As a professor with the Federal University of Recôncavo da Bahia, Feira de Santana, Brazil, and as a dedicated IEEE volunteer, Cristiane A. Pimentel has leveraged her industry experience with unique teaching methods and important local community projects to pique student interest in STEM fields. The recipient of the 2021 IEEE Undergraduate Teaching Award has used her production engineering course at the Federal University of Recôncavo da Bahia, Brazil, and her involvement with the IEEE Women in Engineering program there, to develop better understanding of production engineering among university students and to attract younger students to the importance of engineering in improving our society.
A true role model for women in engineering who has demonstrated the power of science and technology in advancing technology for humanity, Pimentel worked for over 10 years in the metallurgical industry before coming to the Federal University of Recôncavo da Bahia, including roles as production supervisor and process/quality control supervisor for aluminum production companies. Known as a “knowledge facilitator” by her students and peers, participants in her
production engineering course have benefitted from being able to connect classroom theory to real-world applications based on her experiences. Pimentel incorporates playful games utilizing materials such as LEGOs and common items such as empty boxes and other recyclable materials to demonstrate industrial processes. Following this path, students have created wind turbines using old fans, cell phone chargers using photovoltaic plates, and biodegradable polymers using cornstarch. Pimentel earned the 2018 Brazilian Association of Young Production Engineering Award for her efforts in encouraging production engineering education.
Technical visits are another of her tools to help turn theory into practice, and she has included trips to local hospitals for projects incorporating lean thinking aimed at reducing emergency-room overcrowding, visits to industrial factories where students have introduced safety concepts to reduce accidents, and trips to public schools to present university projects that can spur interest in science and technology among younger students. Through her projects, students gain the worthwhile experience of making an economic impact in their local communities, whether by improving work environments or societal conditions.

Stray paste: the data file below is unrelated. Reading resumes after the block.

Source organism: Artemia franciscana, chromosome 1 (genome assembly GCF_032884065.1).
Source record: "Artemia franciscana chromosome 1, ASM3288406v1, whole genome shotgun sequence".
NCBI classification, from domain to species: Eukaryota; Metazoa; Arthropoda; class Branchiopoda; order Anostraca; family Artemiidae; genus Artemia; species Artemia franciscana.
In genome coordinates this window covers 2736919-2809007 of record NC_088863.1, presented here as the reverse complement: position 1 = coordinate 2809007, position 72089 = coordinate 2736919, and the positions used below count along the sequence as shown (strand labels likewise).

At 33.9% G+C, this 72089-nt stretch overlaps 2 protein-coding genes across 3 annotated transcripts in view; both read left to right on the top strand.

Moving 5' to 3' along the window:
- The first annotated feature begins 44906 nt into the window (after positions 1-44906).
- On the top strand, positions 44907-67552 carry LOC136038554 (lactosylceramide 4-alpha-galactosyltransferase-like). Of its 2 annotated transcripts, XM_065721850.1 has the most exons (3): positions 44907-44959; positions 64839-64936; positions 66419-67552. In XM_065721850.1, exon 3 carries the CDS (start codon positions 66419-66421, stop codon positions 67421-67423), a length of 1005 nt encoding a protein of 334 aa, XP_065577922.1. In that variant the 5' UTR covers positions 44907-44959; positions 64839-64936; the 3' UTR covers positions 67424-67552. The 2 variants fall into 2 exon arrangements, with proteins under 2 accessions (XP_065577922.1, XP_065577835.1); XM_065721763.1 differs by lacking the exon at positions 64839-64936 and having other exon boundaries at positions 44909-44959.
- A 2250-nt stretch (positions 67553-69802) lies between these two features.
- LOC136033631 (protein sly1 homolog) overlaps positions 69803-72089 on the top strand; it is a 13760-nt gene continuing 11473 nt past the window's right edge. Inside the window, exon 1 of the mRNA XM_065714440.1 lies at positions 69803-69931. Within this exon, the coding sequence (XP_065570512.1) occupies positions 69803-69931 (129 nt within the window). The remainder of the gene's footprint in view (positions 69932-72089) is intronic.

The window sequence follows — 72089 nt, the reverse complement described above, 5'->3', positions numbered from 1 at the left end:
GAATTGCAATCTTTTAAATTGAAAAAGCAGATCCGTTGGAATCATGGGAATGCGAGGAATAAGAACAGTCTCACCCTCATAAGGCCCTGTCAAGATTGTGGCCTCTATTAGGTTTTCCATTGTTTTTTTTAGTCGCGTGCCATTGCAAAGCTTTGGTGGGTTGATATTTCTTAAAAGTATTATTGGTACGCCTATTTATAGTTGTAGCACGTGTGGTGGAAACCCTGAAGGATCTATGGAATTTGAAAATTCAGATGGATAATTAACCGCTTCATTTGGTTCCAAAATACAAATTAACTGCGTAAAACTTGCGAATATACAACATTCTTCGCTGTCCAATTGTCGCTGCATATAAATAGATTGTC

Pimentel’s volunteer efforts include the Princesses of Technology project, which encourages high-school girls to follow STEM fields. First conducted in 2018, the program involved more than 10 undergraduate students and 100 high-school students and incorporated the presentation of university-based projects, visits to laboratories, and lectures presented by academics.
Pimentel also volunteers as the advisor for the IEEE Women in Engineering group at the Federal University of Recôncavo da Bahia and as vice president of the Women in Engineering Affinity Group in the IEEE Bahia Section in Brazil. Her work with Women in Engineering has motivated women in undergraduate courses to follow STEM careers through presentations from experts in various engineering fields, participation at conference events, and technical visits to industry.
An IEEE member, Pimentel earned her undergraduate degree in materials engineering, an MBA in entrepreneurial management and innovation, a master’s in materials engineering, and a Ph.D. in materials engineering, all from the Federal University of Campina Grande, Campina Grande, Brazil. Her master’s thesis focused on the implementation of the NBR ISO:IEC 17025:2005 standard for breast prostheses, and during her doctoral work she studied the use of sulphonated poly (ether-ether-ketone) membranes with hydroxyapatite incorporation as a biomaterial.
Sponsored by the IEEE Education Society, the IEEE Undergraduate Teaching Award recognizes inspirational teaching of undergraduate students in the fields of interest of the IEEE. It will be presented to Pimentel during the 2021 IEEE WIE International Leadership Summit (date TBD) “for encouraging women to pursue STEM careers and developing industry-based projects for social justice.”